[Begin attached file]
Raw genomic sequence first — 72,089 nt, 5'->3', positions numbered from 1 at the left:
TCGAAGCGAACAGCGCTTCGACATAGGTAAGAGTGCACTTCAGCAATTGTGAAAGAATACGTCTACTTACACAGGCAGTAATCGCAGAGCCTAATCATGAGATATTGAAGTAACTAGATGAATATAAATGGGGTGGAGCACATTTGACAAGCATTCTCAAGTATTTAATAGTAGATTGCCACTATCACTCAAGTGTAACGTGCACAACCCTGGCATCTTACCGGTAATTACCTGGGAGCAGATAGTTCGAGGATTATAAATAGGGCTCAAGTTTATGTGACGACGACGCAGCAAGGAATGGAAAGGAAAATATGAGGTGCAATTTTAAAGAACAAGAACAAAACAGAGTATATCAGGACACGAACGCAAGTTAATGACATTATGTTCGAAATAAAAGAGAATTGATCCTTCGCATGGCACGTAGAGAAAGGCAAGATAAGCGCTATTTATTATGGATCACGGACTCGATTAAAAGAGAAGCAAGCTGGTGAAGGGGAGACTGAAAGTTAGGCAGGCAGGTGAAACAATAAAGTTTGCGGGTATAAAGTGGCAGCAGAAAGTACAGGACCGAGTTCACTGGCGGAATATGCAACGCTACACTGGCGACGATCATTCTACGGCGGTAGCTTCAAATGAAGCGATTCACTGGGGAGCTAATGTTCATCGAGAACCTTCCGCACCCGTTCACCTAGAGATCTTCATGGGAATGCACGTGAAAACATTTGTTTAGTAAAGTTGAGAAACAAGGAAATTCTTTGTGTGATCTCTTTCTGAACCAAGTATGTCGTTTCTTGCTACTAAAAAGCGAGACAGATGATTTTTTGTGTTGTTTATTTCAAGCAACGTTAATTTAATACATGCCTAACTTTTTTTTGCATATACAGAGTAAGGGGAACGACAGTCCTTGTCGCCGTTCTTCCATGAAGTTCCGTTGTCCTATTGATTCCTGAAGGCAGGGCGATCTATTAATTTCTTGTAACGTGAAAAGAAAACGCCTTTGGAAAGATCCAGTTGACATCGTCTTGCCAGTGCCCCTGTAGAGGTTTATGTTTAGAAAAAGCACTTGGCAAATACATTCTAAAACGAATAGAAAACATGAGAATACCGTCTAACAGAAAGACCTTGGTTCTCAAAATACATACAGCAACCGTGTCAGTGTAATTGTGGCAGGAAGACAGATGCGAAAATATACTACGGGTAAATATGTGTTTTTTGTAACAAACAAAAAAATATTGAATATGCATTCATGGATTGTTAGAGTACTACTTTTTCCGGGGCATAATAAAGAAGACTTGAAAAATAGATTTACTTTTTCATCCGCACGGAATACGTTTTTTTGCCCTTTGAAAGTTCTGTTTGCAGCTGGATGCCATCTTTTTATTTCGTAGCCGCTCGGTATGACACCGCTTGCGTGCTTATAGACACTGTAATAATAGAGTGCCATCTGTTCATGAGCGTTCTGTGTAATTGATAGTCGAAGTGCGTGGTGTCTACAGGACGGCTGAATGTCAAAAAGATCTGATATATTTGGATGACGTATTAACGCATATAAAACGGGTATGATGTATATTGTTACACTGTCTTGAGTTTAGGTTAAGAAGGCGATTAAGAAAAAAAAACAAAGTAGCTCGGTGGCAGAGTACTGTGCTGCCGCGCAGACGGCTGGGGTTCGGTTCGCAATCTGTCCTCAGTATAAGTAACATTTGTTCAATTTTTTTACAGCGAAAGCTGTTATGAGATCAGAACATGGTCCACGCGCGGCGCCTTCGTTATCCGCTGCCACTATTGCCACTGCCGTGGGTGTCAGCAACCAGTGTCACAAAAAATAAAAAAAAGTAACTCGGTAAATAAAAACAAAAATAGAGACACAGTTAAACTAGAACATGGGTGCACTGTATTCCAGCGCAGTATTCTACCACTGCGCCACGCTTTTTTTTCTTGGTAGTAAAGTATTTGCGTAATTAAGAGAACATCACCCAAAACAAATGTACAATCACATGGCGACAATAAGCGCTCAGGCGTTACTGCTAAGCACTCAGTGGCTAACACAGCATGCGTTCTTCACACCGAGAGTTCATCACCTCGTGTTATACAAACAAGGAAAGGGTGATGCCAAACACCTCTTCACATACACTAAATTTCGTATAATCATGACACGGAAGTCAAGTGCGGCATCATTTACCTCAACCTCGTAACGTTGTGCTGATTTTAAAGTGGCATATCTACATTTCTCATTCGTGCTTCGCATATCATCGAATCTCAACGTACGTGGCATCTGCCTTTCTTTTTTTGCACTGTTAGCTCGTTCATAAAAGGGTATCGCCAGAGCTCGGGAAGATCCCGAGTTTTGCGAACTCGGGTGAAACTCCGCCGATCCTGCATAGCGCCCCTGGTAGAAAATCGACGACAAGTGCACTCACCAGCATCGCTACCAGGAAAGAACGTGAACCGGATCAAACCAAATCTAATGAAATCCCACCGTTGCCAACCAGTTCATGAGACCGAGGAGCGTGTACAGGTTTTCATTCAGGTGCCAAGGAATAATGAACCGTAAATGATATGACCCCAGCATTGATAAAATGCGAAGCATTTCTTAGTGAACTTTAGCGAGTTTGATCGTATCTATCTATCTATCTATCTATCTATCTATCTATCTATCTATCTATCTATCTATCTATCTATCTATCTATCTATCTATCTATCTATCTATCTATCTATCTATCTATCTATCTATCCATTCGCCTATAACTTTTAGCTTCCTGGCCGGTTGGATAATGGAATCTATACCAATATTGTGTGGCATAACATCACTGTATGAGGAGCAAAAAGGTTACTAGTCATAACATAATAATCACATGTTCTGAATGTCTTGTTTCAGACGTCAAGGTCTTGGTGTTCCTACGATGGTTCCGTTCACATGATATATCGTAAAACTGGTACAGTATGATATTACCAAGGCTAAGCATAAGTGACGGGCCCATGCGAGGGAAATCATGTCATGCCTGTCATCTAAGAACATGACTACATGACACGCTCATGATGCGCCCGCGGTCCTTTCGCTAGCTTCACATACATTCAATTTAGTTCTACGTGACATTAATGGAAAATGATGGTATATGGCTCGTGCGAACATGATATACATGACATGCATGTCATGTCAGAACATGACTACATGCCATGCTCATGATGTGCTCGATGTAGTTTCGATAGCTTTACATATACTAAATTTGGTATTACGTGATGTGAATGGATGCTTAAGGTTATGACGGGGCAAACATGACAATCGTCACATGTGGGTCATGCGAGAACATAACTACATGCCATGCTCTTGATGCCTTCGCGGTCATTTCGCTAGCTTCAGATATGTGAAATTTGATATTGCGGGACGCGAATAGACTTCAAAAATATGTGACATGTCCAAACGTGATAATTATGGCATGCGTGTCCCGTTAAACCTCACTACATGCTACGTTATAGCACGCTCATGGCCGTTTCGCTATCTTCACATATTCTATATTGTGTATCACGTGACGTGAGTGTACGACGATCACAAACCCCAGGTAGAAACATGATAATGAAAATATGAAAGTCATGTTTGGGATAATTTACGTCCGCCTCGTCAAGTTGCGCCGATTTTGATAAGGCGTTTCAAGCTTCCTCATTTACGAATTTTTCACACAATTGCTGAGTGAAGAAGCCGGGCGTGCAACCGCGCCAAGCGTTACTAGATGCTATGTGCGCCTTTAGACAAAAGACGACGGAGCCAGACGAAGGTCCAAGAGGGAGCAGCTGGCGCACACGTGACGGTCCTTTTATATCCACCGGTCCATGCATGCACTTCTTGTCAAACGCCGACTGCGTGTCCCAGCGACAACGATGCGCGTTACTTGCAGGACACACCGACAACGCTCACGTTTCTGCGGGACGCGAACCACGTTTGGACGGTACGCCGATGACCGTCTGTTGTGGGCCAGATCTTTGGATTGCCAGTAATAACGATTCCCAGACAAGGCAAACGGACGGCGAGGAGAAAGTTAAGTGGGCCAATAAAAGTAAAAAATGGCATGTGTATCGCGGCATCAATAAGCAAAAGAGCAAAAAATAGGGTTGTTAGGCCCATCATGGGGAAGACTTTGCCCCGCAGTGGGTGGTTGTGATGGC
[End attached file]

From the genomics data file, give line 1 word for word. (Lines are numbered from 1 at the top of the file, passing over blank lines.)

Raw genomic sequence first — 72,089 nt, 5'->3', positions numbered from 1 at the left: